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#startuplife

People think that “startup life” is sexy and fun and whiteboards—until they’ve experienced the realities. Yes, it can be those things, for sure. But it’s also the most critical and unstable stage of any business's lifecycle. This is sink or swim time.

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You should only join an early-stage startup that has less than 1 year of runway if you have a high tolerance for uncertainty and change.

Because at this stage, uncertainty and change are the only two things that are guaranteed. And you’re guaranteed high doses of each.

Managing those two variables takes emotional maturity.

People think that “startup life” is sexy and fun and whiteboards—until they’ve experienced the realities. Yes, it can be those things, for sure.

But it’s also the most critical and unstable stage of any business's lifecycle. This is sink or swim time.

You have to be all-in. Like, all-in. You’re not playing startup. This is real shit.

Decisions are made fast—and they aren’t always the right ones.

Money is often a question mark.

And being told what to do is not part of the DNA.

(Autonomy sounds cool until you’ve experienced it in its truest form—where you’re off the leash and the team is looking at you to tell them how and why something should be done. This can be scary as hell for many people. Think deer in the headlights.)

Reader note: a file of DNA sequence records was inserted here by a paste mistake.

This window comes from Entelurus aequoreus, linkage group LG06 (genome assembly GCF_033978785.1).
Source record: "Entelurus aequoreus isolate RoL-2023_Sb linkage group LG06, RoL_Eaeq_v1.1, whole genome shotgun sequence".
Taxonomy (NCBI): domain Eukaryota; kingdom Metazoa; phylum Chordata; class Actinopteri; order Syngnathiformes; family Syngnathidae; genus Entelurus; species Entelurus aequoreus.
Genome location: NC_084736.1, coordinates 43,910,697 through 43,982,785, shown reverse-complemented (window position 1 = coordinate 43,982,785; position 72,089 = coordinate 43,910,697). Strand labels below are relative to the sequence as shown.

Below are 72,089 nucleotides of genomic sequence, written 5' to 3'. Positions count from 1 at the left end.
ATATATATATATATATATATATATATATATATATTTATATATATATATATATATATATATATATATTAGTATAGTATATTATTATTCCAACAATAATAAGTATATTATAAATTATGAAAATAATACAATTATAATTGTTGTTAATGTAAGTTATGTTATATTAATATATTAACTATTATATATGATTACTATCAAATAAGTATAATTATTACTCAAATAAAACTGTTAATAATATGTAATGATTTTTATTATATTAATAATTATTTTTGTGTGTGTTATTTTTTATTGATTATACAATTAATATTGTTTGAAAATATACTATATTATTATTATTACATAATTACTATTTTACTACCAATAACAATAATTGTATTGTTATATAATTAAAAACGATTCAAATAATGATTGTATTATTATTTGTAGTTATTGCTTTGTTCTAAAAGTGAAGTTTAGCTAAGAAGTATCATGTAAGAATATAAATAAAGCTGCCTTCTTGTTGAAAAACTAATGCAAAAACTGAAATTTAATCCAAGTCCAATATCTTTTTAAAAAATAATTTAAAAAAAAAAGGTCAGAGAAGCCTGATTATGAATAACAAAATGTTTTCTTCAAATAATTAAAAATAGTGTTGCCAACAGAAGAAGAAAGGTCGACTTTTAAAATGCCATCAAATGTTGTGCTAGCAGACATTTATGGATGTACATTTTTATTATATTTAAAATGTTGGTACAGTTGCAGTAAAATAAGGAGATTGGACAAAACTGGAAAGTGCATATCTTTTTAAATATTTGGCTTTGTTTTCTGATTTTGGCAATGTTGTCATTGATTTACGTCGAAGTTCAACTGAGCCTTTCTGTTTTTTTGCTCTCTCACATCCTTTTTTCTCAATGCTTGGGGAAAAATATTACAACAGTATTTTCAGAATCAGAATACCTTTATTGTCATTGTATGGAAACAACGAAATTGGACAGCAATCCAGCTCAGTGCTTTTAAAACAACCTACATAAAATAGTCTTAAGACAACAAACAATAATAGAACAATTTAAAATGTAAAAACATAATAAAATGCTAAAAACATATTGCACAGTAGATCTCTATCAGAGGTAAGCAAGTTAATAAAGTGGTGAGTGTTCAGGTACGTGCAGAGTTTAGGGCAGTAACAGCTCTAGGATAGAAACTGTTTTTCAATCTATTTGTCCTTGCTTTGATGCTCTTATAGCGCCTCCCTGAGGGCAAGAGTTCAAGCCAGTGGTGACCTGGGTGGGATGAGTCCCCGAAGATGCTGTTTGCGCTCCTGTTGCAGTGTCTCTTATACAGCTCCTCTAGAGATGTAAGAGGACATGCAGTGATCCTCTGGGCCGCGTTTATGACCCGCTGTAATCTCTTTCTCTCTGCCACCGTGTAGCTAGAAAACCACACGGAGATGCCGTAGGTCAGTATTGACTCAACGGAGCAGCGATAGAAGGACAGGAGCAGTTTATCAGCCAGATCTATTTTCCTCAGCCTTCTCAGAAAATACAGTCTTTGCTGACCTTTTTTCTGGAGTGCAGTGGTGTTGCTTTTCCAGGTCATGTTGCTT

That said, if you're one of these rare birds with the unique combination of temperament and EQ, joining a company in its earliest stage is your opportunity for rapid growth—personal and professional—that you cannot find anywhere else.

You can leapfrog your peers in real business experience and build a resume of the most useful and widely applicable skills that are often inaccessible to those who take the traditional path.

What’s more, you get to be part of building something. With any luck, it’s something great.

Because in exchange for uncertainty and change, you get access—access to founders and conversations and information and challenges and connection that naturally fade away as companies grow.

Just go in eyes wide open. Early-stage startups are far from glamorous.

Buy into the vision. But more importantly, believe in the founders. That's whom you’re truly betting on.

And if a founder uses the terms “unicorn”, “acquisition”, ring the bell” or any other hyperbolic startupy jargon in their recruiting pitch, run for it. They’re full of shit and not thinking about building a sustainable business.

Choose your path wisely. And have fun whenever possible. Sometimes, it’s the only thing keeping you going.

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